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- Civilian Control of the Military,
by Richard H. Kohn
Professor Kohn of the University of North Carolina at Chapel, in an extended essay, addresses the question of ensuring civilian authority over the military in a democratic system. He cites the problems that such control poses today and explains why it matters, especially in the context of increased military influence in the United States.
"[T]he most important institution supporting civilian control must be the military itself."
- Policing a Disorderly World,
by T. Frank Crigler.
Ambassador Crigler, who spent twelve years as a diplomat in central Africa, discusses the challenges to American leadership raised by genocidal conflicts in remote corners of the world. Drawing upon his own experience as U. S. envoy to Rwanda, he asks why the tragedy in that country was allowed to happen, especially given that international peace-makers were active there in 1994 at the time of the outbreak of ethnic conflict.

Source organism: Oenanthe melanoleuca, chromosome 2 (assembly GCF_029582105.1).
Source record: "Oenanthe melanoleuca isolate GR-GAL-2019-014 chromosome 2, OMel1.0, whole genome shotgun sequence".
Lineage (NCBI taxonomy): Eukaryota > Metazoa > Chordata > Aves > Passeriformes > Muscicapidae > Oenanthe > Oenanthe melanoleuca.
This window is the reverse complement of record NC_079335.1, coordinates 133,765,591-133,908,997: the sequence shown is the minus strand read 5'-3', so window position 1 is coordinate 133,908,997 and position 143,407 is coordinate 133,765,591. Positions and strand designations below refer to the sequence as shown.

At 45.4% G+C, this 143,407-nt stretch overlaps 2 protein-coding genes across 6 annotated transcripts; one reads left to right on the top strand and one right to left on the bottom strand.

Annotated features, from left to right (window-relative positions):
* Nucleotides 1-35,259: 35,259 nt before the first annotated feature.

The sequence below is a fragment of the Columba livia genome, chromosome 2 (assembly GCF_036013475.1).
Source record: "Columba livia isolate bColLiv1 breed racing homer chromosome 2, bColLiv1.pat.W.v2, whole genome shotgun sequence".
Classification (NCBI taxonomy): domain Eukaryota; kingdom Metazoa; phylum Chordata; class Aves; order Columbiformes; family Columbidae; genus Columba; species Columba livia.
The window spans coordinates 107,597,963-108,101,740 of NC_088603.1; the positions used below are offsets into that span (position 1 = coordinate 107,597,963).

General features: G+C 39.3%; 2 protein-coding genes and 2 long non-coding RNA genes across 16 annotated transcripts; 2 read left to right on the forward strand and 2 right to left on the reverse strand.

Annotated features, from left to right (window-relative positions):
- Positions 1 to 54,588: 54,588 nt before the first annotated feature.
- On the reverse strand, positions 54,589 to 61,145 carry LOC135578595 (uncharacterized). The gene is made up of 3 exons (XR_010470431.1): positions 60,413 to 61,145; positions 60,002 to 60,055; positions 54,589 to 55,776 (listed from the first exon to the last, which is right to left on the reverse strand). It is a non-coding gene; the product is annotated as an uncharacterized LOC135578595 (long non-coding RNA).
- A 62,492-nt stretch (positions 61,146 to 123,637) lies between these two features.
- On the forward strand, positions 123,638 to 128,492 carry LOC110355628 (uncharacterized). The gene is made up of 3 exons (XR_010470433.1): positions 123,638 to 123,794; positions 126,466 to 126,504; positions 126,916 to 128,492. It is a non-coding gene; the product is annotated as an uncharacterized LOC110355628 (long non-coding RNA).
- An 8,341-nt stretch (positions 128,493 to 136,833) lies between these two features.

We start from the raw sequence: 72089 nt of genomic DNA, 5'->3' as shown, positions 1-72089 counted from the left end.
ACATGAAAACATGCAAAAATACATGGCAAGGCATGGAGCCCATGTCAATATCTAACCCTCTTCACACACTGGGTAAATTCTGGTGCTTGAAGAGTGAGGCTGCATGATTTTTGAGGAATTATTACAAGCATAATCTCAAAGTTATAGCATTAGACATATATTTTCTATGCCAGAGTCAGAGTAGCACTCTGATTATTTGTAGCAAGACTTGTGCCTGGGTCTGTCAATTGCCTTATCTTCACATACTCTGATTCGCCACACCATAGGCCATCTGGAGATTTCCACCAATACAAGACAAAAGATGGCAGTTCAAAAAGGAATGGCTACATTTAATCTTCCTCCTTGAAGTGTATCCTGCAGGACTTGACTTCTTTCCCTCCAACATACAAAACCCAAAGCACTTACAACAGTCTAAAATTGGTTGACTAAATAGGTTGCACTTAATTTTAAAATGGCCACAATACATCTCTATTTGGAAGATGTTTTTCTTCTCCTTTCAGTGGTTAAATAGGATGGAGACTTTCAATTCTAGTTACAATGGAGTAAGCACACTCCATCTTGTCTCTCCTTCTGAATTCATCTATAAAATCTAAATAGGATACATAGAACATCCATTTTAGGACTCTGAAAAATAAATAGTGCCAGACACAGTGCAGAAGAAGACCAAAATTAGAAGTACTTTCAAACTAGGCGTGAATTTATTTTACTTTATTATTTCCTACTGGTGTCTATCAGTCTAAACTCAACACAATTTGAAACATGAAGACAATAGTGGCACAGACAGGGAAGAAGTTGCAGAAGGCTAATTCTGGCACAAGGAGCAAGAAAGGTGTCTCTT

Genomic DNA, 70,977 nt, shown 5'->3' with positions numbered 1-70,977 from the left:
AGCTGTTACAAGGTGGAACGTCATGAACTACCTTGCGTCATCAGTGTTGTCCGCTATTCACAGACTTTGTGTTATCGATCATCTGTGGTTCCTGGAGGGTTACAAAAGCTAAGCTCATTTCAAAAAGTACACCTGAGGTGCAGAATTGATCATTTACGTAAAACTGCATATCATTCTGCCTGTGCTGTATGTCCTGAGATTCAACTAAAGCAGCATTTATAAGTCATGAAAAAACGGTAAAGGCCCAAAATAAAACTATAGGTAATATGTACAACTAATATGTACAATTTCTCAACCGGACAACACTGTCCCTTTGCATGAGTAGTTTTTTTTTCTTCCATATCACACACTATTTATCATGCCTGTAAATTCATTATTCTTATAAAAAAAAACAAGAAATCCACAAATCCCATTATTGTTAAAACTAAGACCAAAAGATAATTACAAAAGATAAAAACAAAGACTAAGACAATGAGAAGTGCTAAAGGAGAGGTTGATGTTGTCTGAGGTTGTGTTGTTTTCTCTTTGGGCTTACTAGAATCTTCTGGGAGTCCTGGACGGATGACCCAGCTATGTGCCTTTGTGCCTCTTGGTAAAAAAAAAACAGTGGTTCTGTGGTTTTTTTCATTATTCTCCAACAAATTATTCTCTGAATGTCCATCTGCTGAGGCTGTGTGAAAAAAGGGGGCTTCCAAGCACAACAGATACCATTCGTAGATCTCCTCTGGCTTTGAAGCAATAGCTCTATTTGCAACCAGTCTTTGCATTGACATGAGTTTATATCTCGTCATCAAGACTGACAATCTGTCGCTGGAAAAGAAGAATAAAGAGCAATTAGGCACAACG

"How is the United States to avoid taking matters into its own hands. . . if the multinational institutions fail to do the job?"
- Terrorism: Its Cause and Cure,
by Curtis F. Jones.
In a provocative formulation, a senior U. S. diplomat with decades of experience abroad sets forth the thesis that, in an imperfect world, terrorist acts as an expression of protest against political, economic, and social injustice should be expected. Most anti-American violence, notably in the Middle East, results from U. S. policies, and the nation's choices in reacting lie between retaliation and negotiation.
"Taking whatever action is feasible, the United States has an obligation to lead the campaign to reduce international violence."
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